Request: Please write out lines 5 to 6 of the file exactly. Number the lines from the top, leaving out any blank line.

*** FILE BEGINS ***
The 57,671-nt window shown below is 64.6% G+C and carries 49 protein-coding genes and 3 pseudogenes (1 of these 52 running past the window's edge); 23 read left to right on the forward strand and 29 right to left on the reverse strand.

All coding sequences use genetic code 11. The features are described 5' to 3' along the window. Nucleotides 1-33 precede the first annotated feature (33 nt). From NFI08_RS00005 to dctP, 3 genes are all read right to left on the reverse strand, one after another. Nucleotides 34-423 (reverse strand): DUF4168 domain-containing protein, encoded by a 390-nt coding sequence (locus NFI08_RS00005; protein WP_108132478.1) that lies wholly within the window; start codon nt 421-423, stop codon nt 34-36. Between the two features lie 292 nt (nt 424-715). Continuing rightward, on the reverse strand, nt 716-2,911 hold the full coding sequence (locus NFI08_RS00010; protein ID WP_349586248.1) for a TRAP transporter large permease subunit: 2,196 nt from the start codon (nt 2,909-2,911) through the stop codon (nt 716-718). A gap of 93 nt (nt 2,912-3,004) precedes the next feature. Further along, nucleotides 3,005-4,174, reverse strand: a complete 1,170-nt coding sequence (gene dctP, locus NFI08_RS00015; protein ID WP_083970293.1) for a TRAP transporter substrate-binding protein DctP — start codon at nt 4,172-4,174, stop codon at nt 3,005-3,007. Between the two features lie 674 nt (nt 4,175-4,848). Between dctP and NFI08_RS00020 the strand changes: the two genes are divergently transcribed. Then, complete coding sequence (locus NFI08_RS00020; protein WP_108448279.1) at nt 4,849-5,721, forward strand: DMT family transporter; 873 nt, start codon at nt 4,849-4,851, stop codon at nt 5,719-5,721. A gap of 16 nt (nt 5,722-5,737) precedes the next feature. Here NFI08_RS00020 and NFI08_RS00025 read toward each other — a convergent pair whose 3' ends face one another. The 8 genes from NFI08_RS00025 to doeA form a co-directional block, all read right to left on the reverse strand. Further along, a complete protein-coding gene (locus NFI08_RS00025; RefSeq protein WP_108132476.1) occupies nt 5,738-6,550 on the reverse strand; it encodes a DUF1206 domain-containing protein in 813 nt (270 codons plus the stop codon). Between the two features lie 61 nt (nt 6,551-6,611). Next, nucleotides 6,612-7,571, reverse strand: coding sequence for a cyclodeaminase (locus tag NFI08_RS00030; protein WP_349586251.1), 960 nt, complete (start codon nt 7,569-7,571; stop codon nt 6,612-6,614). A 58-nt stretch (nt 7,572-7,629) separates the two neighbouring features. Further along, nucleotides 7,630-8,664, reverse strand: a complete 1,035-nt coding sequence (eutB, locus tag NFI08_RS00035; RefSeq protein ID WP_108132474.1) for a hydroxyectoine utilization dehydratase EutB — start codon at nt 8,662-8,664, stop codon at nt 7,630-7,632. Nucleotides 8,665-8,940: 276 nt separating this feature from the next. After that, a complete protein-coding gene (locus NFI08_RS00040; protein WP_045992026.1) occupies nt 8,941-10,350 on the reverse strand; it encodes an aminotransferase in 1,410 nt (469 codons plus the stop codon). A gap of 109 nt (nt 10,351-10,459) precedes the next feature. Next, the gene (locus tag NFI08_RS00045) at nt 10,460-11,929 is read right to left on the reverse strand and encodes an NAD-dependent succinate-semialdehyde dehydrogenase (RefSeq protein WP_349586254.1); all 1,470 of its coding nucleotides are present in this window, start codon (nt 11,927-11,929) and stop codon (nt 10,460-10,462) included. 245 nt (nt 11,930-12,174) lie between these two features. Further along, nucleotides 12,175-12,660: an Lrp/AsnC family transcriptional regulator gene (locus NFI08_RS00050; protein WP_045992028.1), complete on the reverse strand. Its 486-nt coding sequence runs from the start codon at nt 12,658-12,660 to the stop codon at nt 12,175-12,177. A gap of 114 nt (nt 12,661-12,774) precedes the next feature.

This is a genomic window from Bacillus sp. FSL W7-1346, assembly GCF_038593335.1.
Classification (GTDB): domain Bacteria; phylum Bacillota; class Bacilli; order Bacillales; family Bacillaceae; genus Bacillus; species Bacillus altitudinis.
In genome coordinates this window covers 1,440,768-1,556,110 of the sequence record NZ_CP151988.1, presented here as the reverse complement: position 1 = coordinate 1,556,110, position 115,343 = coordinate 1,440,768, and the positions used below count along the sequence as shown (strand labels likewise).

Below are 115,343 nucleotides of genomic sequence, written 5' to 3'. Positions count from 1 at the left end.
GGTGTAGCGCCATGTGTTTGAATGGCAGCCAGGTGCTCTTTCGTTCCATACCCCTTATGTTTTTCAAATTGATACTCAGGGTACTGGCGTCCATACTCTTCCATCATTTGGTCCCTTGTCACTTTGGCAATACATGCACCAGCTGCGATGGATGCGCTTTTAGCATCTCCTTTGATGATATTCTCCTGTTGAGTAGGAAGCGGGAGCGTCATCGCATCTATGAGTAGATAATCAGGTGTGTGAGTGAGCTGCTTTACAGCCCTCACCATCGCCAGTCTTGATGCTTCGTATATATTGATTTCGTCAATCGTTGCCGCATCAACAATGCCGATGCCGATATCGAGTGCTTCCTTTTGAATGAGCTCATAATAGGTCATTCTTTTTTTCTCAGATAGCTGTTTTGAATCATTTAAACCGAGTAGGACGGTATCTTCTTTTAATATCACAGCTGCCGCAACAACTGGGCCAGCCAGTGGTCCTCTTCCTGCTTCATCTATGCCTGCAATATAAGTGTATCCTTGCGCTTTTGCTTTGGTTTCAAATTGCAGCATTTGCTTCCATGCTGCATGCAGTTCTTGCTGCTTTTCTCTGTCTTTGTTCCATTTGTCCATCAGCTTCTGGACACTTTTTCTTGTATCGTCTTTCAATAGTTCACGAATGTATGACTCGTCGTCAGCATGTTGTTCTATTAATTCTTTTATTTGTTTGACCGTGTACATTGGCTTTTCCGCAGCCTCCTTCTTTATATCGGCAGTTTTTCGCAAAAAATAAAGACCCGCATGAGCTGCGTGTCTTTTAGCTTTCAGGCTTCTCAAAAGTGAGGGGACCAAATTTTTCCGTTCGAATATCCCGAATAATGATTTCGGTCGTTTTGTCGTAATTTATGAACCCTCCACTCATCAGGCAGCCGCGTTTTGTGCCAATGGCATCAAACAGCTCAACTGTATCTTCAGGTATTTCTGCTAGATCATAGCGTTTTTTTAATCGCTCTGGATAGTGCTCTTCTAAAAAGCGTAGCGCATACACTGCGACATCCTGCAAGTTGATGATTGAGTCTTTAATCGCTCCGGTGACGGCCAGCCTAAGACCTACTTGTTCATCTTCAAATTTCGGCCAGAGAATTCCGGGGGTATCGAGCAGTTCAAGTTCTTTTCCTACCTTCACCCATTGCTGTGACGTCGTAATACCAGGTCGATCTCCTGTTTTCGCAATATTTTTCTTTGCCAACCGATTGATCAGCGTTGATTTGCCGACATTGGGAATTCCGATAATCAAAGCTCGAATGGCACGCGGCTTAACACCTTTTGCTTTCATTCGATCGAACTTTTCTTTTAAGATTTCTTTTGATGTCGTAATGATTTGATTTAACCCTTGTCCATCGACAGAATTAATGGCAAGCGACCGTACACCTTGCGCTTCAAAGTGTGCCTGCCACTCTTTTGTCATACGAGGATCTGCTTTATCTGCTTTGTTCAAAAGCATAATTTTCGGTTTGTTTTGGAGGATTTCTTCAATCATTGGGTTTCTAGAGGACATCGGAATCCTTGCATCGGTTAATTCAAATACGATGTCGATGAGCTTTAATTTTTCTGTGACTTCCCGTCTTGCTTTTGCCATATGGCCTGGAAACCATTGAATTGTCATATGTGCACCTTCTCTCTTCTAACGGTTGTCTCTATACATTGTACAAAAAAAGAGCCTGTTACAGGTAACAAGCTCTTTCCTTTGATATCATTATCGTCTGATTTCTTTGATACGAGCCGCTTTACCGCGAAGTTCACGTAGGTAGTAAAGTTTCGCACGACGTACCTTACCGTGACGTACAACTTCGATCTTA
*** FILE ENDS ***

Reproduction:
In genome coordinates this window covers 1,440,768-1,556,110 of the sequence record NZ_CP151988.1, presented here as the reverse complement: position 1 = coordinate 1,556,110, position 115,343 = coordinate 1,440,768, and the positions used below count along the sequence as shown (strand labels likewise).

Below are 115,343 nucleotides of genomic sequence, written 5' to 3'. Positions count from 1 at the left end.